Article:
Editor's note: This story originally ran as a "Backroads" feature on Jan. 21, 2008.
WESTPHALIA — It’s quiet in Westphalia. The tranquility might not be the first thing noticed — that would probably be the church, which rises above the surrounding homes, businesses and school. But eventually, the peacefulness of the community becomes apparent and its in the midst of these quiet surroundings a vibrant church exists.
The Church of the Visitation in Westphalia is so named to pay tribute to the Visitation of the Blessed Virgin — the visit Mary, while pregnant with Jesus, made to her relative Elizabeth, who was pregnant with John the Baptist. This house of worship has thrived in this rural community since it was built in the 1880s. While many rural churches struggle to maintain an active membership, this Catholic church retains its significance and still serves as a gathering place for its parishioners.
Doris Voltin’s ties to the church go back years. “I have grandparents who went to church here and parents who married here,” she said.
Mrs. Voltin was married in the church, as were three of her children. “This church has been just like this ever since I remember,” Mrs. Voltin said.
While the exterior of the Church of the Visitation is impressive with its two bell towers, the interior is the jewel — with its impressive altars, 20 stained glass windows and numerous statues from Germany.
The main altar was purchased for $700. The 11-foot pine pews were hand-planed and joined with screws. The church was completed in February 1895 at a cost of $8,000. The painting on the ceiling of clouds, sky and angels was done in the 1980s in an effort to restore some of the church’s interior back to its original state.
Over the years, the painted surfaces of the altars have been touched up. Mrs. Voltin remembers the uproar during her childhood when an artist added blue and pink casts to the paint in order to heighten the appearance of the statues.
“You would have thought they had chopped the church in half,” she said.
The church’s strength comes from the fact that members believe with the same enthusiasm now as those in the past, Mrs. Voltin said. “It’s a unique church,” she said.
The church sponsors annual activities, like the Westphalia homecoming, that have wide appeal. “We can have a festival the second Sunday in October and sell 6,000 plates of food,” Mrs. Voltin said.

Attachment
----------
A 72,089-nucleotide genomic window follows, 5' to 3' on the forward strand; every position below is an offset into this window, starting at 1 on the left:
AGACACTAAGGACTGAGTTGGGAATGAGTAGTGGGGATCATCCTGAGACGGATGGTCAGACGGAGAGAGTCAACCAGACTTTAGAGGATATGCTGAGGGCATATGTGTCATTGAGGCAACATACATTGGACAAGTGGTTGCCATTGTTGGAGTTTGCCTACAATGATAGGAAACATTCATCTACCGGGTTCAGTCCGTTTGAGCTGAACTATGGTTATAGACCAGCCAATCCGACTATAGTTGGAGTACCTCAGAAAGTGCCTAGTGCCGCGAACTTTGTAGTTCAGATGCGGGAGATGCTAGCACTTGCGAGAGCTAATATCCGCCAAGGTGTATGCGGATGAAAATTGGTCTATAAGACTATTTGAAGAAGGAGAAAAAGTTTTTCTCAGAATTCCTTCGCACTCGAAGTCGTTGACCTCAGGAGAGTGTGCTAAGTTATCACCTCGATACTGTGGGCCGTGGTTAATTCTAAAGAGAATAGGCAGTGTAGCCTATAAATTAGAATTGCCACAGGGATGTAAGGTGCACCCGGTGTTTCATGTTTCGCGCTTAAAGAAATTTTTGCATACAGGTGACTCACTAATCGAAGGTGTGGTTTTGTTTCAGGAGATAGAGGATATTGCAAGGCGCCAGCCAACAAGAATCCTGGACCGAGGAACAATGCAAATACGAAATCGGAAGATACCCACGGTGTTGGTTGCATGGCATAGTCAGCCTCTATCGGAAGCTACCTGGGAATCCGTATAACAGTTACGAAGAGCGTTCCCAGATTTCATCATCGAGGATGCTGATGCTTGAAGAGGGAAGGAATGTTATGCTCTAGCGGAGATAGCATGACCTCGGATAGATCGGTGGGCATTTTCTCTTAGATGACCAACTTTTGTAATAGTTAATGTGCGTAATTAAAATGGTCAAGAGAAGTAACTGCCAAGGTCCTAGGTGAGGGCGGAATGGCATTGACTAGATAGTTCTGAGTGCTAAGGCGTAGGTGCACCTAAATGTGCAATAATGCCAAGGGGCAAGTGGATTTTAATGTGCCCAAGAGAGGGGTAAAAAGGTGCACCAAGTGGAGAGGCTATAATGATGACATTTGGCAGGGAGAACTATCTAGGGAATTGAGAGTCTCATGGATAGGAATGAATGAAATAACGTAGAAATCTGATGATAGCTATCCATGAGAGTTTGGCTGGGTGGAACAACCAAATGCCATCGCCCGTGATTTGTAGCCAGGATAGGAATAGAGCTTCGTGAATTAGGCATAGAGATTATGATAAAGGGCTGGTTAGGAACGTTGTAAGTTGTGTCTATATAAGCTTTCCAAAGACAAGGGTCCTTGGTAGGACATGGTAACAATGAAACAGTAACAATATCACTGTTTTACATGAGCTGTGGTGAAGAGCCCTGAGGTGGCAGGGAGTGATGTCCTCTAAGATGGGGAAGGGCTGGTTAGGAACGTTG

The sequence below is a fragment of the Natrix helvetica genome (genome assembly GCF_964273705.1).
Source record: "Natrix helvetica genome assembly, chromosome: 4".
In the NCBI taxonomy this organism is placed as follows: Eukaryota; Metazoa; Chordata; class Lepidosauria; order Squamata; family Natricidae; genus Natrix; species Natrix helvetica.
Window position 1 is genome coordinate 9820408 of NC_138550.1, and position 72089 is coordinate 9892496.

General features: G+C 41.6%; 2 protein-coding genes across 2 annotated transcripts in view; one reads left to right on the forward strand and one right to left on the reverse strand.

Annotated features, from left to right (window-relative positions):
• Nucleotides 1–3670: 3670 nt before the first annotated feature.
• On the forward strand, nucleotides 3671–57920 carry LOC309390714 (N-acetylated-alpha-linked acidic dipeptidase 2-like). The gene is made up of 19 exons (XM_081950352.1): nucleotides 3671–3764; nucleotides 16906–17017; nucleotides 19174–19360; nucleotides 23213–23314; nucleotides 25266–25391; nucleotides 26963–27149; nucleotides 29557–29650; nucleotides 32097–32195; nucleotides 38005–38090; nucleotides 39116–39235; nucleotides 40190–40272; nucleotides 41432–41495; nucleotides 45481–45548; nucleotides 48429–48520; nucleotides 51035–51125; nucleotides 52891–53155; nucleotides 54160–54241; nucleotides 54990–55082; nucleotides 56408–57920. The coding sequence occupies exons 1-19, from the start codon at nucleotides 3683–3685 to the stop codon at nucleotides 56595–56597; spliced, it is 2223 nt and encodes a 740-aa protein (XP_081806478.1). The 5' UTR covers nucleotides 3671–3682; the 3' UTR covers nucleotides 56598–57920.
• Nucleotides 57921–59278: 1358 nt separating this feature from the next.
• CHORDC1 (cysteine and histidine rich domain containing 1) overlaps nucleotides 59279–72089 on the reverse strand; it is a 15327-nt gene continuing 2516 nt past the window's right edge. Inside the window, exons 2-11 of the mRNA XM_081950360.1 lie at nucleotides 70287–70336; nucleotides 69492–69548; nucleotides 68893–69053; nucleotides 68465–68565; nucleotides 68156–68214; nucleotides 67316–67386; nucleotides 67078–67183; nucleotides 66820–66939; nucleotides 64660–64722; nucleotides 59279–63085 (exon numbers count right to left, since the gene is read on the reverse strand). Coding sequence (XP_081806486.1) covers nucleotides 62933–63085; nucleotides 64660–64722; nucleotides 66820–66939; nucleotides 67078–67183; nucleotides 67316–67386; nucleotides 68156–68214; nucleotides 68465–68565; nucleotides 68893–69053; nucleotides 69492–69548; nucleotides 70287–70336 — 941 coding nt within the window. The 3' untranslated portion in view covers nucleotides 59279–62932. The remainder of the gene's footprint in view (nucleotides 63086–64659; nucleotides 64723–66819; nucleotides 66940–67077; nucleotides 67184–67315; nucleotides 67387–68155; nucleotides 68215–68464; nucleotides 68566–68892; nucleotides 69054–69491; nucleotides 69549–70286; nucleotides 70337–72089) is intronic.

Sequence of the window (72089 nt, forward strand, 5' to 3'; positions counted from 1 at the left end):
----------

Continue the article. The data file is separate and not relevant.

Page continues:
The congregation is made up of about 180 families. There are some young families who grew up here, moved away to attend college and get married, but moved back to raise their families, she said.
On the grounds of the church, a three-room school was constructed in 1896 and operated as a parochial school until 1935, when it was consolidated with the public school. Nuns taught at the church and community schools until the 1980s and a historical society was formed to save the school building and the convent where the nuns lived. There’s a collection of photos of couples who married in the church — dating back to the early 1900s.
The photographs are on display in the school house museum. Hundreds of wedding photos line the walls and are grouped alphabetically.
“We thought initially we’d group them by dates, but then we realized it would be difficult to remember the dates of all these people’s weddings,” she said.
The pictorial review of fashion trends is fascinating, the ornate head pieces of the early 1900s and the big hair of the 1980s.
“People will spend hours looking at these photos,” Mrs. Voltin said.
The schoolhouse museum features donated items from area families and includes old baseball and basketball uniforms, doctors’ instruments and wedding dresses, including Mrs. Voltin’s mother’s from 1933.
There is a mannequin depicting the nun who was Mrs. Voltin’s first-grade teacher. The women of the church borrowed a habit from Our Lady of the Lake Convent in San Antonio and made one.
There are old school desks with slates, family christening gowns and signs that bordered the stage at the Westphalia Dance Hall, which no longer exists. The church received official recognition with the erection of an official Texas Historical Marker on Dec. 31, 1978.
On May 15, 1996, the community was recognized as a Rural Historic District. The district is now listed in the National Register of Historic Places. Nearby St. Mary’s Catholic Cemetery, which also has a historical marker, has graves going back to 1884.